Circumcircle and incircle of a regular pentagon

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We will try to find the relationships between the side length a of the regular pentagon and its circumradius R_c and inradius R_i .To this end, we will examine the triangle with sides the circumradius, the inradius and half the pentagon edge, as highlighted in the figure below. This is a right triangle since by definition the incircle is tangential to all sides of the polygon.

Using basic trigonometry we find:

\begin{split} R_c & = \frac{a}{2 \sin{\frac{\theta}{2}}} \\ R_i & = \frac{a}{2 \tan{\frac{\theta}{2}}} \\ R_i & = R_c \cos{\frac{\theta}{2}} \end{split}

where \theta the central angle and a the side length. It turns out that these expressions are valid for any regular polygon, not just the pentagon. We can obtain specific expression for the regular pentagon by setting θ = 72°. These expressions are:

\begin{split} R_c & = \frac{a}{2 \sin{36^{\circ}}} \approx 0.851 a \\ R_i & = \frac{a}{2 \tan{36^{\circ}}} \approx 0.688 a \\ \\ R_i & = R_c \cos{36^{\circ}} \approx 0.809 R_c \end{split}

Area and perimeter

In order to find the area of a regular pentagon we have take into account that its total area is divided into five identical isosceles triangles. All. these triangle have one side a and two sides R_c , while their height, cast from the vertex lying at the pentagon center, is equal to R_i (remember that the incircle is tangential to all sides of the pentagon touching them at their midpoints). The area of each triangle is then: \frac{1}{2}a R_i . Therefore, the total area of the five triangles is found:

A = 5\frac{1}{2} a R_i = {5\over2}a\frac{a}{2 \tan{36^{\circ}}}\Rightarrow

A=\frac{5a^2}{4 \tan{36^{\circ}}}

An approximation of the last relationship is:

A \approx 1.720 a^2

The perimeter of any N-sided regular polygon is simply the sum of the lengths of all sides: P = N a . Therefore, for the regular pentagon :

P = 5a

Bounding box

The bounding box of a planar shape is the smallest rectangle that encloses the shape completely. For the regular pentagon the bounding box may be drawn intuitively, as shown in the next figure, but its exact dimensions need some calculations.

Height

The height h of the regular pentagon is the distance from one of its vertices to the opposite edge. It is indeed perpendicular to the opposite edge and passes through the center of the pentagon. By definition though the distance from the center to a vertex is the circumradius R_c of the pentagon while the distance from the center to an edge is the inradius R_i . Therefore the following expression is derived:

h=R_c+R_i

It is possible to express the height h in terms of the circumradius R_c , or the inradius R_i or the side length a , using the respective analytical expressions for these quantities. The following formulas are derived:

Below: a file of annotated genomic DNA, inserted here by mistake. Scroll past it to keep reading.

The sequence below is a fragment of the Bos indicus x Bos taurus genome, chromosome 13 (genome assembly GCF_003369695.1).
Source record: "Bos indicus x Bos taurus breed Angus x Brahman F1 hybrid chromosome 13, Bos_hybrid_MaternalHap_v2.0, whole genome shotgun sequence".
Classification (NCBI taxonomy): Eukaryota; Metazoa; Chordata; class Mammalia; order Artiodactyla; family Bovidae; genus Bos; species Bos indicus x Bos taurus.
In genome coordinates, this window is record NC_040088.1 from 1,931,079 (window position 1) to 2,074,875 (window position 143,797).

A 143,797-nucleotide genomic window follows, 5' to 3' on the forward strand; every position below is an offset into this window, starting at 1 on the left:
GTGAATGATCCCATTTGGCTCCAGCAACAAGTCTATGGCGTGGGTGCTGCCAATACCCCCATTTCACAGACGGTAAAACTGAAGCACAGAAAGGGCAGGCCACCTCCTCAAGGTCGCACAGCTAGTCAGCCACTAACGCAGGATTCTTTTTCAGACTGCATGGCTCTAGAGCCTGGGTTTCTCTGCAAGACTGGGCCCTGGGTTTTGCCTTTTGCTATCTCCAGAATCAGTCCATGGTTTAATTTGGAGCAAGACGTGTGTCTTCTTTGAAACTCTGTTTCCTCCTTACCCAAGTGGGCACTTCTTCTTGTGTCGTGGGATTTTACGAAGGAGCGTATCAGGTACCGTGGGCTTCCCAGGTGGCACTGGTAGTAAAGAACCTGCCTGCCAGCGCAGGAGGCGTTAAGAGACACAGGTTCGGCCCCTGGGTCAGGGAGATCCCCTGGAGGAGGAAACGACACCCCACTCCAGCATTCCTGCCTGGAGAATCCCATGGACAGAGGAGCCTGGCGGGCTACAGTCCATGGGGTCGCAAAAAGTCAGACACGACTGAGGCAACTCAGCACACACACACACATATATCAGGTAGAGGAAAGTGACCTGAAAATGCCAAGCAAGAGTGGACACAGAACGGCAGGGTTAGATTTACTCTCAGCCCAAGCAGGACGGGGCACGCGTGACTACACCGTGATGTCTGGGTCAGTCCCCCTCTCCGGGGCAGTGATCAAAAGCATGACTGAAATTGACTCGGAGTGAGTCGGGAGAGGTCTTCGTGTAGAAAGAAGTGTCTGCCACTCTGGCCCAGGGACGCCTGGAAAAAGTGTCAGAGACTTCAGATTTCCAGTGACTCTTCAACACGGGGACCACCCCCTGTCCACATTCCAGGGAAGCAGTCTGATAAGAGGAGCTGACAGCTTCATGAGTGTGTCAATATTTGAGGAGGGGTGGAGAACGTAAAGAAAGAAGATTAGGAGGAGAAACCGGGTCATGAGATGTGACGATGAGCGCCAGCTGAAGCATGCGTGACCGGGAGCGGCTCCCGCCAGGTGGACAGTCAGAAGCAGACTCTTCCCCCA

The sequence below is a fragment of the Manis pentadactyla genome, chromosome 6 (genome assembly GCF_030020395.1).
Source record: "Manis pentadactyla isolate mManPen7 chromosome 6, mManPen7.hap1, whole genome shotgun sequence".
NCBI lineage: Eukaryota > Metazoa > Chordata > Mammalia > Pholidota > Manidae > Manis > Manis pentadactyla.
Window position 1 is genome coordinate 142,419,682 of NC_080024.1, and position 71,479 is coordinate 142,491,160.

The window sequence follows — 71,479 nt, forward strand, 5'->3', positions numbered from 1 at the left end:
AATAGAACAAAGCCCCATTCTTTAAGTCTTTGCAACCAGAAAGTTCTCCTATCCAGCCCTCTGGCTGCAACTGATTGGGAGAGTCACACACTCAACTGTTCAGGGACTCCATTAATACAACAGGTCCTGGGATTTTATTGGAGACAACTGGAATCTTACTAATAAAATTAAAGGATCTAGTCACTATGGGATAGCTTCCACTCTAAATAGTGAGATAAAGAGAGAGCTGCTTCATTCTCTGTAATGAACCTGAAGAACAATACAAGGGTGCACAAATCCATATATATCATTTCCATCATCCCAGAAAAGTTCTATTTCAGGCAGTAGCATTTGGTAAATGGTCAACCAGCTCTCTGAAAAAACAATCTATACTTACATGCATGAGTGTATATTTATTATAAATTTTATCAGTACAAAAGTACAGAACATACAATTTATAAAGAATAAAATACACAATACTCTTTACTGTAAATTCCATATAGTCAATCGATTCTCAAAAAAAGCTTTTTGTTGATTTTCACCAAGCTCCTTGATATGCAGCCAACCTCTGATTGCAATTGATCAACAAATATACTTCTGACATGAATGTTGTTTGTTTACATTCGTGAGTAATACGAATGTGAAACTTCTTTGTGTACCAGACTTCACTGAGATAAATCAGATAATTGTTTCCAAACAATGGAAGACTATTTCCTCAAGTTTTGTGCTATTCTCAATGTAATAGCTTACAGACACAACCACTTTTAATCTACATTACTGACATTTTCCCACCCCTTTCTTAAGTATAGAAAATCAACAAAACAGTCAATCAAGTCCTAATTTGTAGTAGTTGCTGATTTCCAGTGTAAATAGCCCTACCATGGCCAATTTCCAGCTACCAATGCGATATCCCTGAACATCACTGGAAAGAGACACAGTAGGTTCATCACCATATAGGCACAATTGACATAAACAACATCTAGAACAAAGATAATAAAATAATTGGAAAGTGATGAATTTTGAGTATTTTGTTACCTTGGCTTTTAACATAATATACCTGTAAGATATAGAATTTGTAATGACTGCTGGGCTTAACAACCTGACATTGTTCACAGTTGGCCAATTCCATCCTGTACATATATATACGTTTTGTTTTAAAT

h=R_c\left(1+\cos(\theta/2)\right)

h=R_i\left(1+{1\over \cos(\theta/2)}\right)

h={a\over2}{1+\cos(\theta/2)\over\sin(\theta/2)}

where \theta=72^\circ .

Substituting the value of \theta to the last expressions we get the following approximations:

h\approx 1.809 R_c

h\approx 2.236 R_i

h\approx 1.539 a

Width

The width w is the distance between two opposite vertices of the regular pentagon (the length of its diagonal). In order to find this distance we will employ the right triangle highlighted with dashed line in the figure above. The hypotenuse of the triangle is actually the side length of the pentagon, which is a . Also, one of the triangle angles is supplementary to the adjacent interior angle \varphi of the pentagon. It has been explained before, though, that the supplementary of \varphi is indeed the central angle \theta . Therefore, we may find the length w_1 of the triangle side:

w_1=a \cos\theta

Finally, we can determine the total width w by adding twice the length w_1 to the side length a (due to symmetry the triangle to the right of the pentagon is identical to the one examined).

w=a+2a \cos\theta

Substituting, \theta=72^\circ we get an approximation of the last formula:

w=1.618a

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The diagonal of a regular pentagon is related through the golden ratio with its side

How to draw a regular pentagon

You can draw a regular pentagon given the side length a , using simple drawing tools. Follow the steps described below:

  1. First draw a linear segment with length a , equal to the desired pentagon side length.
  2. Extend the linear segment to the left.
  3. Construct a circular arc, with center point at the right end of the linear segment and radius equal to the segment length.
  4. Repeat the last step, changing the center-point at the left end of the linear segment. Radius is the same.
  5. Draw a line, perpendicular to the linear segment a , passing through the intersection of the two arcs. It crosses the linear segment at its middle.
  6. Also draw a line, perpendicular to the linear segment, passing through left end of the linear segment a . Mark the intersection point with the circular arc (the one drawn at step 4)